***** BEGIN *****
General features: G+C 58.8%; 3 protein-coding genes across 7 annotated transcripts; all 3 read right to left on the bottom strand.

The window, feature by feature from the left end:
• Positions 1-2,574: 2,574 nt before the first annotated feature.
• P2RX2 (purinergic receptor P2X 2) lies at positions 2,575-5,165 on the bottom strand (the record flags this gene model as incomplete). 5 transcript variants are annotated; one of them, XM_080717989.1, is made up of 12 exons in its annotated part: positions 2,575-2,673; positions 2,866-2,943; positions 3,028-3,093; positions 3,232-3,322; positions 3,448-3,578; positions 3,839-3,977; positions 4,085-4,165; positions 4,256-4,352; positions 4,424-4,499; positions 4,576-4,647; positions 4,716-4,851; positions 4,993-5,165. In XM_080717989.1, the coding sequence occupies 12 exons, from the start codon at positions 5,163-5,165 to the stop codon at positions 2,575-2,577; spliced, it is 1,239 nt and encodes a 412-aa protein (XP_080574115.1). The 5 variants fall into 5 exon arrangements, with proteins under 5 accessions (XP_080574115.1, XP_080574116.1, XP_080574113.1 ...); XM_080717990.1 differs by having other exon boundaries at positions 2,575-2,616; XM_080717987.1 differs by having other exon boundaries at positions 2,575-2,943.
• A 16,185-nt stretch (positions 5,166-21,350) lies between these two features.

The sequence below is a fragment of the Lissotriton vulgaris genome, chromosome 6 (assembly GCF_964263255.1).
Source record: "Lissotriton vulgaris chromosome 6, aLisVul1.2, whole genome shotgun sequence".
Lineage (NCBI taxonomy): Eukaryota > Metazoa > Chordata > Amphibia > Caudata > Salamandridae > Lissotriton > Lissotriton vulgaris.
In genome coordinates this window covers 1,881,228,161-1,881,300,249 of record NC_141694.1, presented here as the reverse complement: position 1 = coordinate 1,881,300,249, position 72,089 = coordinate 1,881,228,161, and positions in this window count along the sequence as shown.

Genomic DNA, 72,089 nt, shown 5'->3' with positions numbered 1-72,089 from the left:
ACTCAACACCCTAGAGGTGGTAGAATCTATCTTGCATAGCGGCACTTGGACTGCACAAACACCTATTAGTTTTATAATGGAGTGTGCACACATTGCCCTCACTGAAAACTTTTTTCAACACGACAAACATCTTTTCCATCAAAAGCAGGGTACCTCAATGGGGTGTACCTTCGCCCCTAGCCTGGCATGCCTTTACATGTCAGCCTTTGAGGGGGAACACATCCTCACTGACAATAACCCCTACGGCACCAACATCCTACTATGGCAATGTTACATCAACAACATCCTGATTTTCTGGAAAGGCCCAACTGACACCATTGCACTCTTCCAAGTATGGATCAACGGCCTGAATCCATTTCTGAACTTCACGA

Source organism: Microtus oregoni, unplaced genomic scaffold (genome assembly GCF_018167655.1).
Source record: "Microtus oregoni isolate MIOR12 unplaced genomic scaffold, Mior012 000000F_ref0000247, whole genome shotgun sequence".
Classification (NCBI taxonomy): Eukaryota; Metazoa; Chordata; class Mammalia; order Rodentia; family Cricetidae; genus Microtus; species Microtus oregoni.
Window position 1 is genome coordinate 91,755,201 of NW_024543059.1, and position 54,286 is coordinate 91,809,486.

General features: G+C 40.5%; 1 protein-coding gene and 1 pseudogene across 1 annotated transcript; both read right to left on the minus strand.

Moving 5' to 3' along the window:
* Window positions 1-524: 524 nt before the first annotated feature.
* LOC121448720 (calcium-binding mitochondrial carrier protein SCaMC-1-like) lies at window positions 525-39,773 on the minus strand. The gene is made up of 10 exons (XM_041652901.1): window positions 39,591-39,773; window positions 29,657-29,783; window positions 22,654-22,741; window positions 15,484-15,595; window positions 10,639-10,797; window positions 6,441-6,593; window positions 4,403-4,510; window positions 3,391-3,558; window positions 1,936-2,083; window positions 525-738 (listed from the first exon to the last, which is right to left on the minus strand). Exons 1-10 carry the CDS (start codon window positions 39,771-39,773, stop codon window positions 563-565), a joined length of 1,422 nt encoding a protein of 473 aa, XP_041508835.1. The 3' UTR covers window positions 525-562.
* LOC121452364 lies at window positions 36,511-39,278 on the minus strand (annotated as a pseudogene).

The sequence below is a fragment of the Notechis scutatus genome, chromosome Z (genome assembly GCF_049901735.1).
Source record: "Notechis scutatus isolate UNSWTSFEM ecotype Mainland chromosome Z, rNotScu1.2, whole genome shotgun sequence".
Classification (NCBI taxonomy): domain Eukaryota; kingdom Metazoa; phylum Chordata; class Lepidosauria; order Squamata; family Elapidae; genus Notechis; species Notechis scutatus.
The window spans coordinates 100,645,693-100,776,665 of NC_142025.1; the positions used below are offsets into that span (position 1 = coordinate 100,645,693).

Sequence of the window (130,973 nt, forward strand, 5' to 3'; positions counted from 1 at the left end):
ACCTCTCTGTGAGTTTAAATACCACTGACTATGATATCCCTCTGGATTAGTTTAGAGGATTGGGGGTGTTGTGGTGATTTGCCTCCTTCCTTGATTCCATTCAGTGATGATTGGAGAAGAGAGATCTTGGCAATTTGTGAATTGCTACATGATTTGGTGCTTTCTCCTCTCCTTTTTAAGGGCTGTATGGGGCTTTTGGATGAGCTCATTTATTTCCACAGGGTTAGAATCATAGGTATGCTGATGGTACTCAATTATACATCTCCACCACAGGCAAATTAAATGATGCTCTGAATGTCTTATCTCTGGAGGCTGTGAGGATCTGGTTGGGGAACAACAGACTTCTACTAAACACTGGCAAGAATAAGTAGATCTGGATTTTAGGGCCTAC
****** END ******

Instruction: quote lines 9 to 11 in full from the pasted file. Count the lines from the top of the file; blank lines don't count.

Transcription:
In genome coordinates this window covers 1,881,228,161-1,881,300,249 of record NC_141694.1, presented here as the reverse complement: position 1 = coordinate 1,881,300,249, position 72,089 = coordinate 1,881,228,161, and positions in this window count along the sequence as shown.

Genomic DNA, 72,089 nt, shown 5'->3' with positions numbered 1-72,089 from the left:
ACTCAACACCCTAGAGGTGGTAGAATCTATCTTGCATAGCGGCACTTGGACTGCACAAACACCTATTAGTTTTATAATGGAGTGTGCACACATTGCCCTCACTGAAAACTTTTTTCAACACGACAAACATCTTTTCCATCAAAAGCAGGGTACCTCAATGGGGTGTACCTTCGCCCCTAGCCTGGCATGCCTTTACATGTCAGCCTTTGAGGGGGAACACATCCTCACTGACAATAACCCCTACGGCACCAACATCCTACTATGGCAATGTTACATCAACAACATCCTGATTTTCTGGAAAGGCCCAACTGACACCATTGCACTCTTCCAAGTATGGATCAACGGCCTGAATCCATTTCTGAACTTCACGA